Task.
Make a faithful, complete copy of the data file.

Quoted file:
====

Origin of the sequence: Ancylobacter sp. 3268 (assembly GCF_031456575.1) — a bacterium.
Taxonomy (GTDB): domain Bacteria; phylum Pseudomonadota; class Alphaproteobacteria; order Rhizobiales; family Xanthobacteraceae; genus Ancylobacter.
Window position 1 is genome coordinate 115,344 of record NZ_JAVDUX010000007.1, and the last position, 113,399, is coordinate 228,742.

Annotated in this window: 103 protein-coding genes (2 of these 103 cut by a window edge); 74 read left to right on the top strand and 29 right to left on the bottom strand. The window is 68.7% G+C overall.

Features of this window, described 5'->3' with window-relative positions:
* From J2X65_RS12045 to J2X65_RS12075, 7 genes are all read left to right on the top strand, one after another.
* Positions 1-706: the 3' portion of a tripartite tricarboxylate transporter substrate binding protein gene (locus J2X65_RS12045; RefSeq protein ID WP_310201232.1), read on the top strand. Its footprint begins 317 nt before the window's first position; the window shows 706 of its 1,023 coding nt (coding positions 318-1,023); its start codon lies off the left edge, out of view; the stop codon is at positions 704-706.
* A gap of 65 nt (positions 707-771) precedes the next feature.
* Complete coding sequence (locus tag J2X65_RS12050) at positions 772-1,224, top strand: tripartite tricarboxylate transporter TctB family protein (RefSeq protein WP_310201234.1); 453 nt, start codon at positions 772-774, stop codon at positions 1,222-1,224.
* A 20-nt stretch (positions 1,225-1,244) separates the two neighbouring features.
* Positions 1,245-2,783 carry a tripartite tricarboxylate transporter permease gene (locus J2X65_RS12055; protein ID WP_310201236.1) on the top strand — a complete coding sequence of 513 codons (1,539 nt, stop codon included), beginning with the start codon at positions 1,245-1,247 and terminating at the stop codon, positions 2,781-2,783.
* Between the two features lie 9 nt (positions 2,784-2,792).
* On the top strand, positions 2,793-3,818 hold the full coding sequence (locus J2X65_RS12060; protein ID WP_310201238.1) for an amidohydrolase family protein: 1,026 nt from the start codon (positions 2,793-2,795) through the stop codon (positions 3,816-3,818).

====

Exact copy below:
Origin of the sequence: Ancylobacter sp. 3268 (assembly GCF_031456575.1) — a bacterium.
Taxonomy (GTDB): domain Bacteria; phylum Pseudomonadota; class Alphaproteobacteria; order Rhizobiales; family Xanthobacteraceae; genus Ancylobacter.
Window position 1 is genome coordinate 115,344 of record NZ_JAVDUX010000007.1, and the last position, 113,399, is coordinate 228,742.

Annotated in this window: 103 protein-coding genes (2 of these 103 cut by a window edge); 74 read left to right on the top strand and 29 right to left on the bottom strand. The window is 68.7% G+C overall.

Features of this window, described 5'->3' with window-relative positions:
* From J2X65_RS12045 to J2X65_RS12075, 7 genes are all read left to right on the top strand, one after another.
* Positions 1-706: the 3' portion of a tripartite tricarboxylate transporter substrate binding protein gene (locus J2X65_RS12045; RefSeq protein ID WP_310201232.1), read on the top strand. Its footprint begins 317 nt before the window's first position; the window shows 706 of its 1,023 coding nt (coding positions 318-1,023); its start codon lies off the left edge, out of view; the stop codon is at positions 704-706.
* A gap of 65 nt (positions 707-771) precedes the next feature.
* Complete coding sequence (locus tag J2X65_RS12050) at positions 772-1,224, top strand: tripartite tricarboxylate transporter TctB family protein (RefSeq protein WP_310201234.1); 453 nt, start codon at positions 772-774, stop codon at positions 1,222-1,224.
* A 20-nt stretch (positions 1,225-1,244) separates the two neighbouring features.
* Positions 1,245-2,783 carry a tripartite tricarboxylate transporter permease gene (locus J2X65_RS12055; protein ID WP_310201236.1) on the top strand — a complete coding sequence of 513 codons (1,539 nt, stop codon included), beginning with the start codon at positions 1,245-1,247 and terminating at the stop codon, positions 2,781-2,783.
* Between the two features lie 9 nt (positions 2,784-2,792).
* On the top strand, positions 2,793-3,818 hold the full coding sequence (locus J2X65_RS12060; protein ID WP_310201238.1) for an amidohydrolase family protein: 1,026 nt from the start codon (positions 2,793-2,795) through the stop codon (positions 3,816-3,818).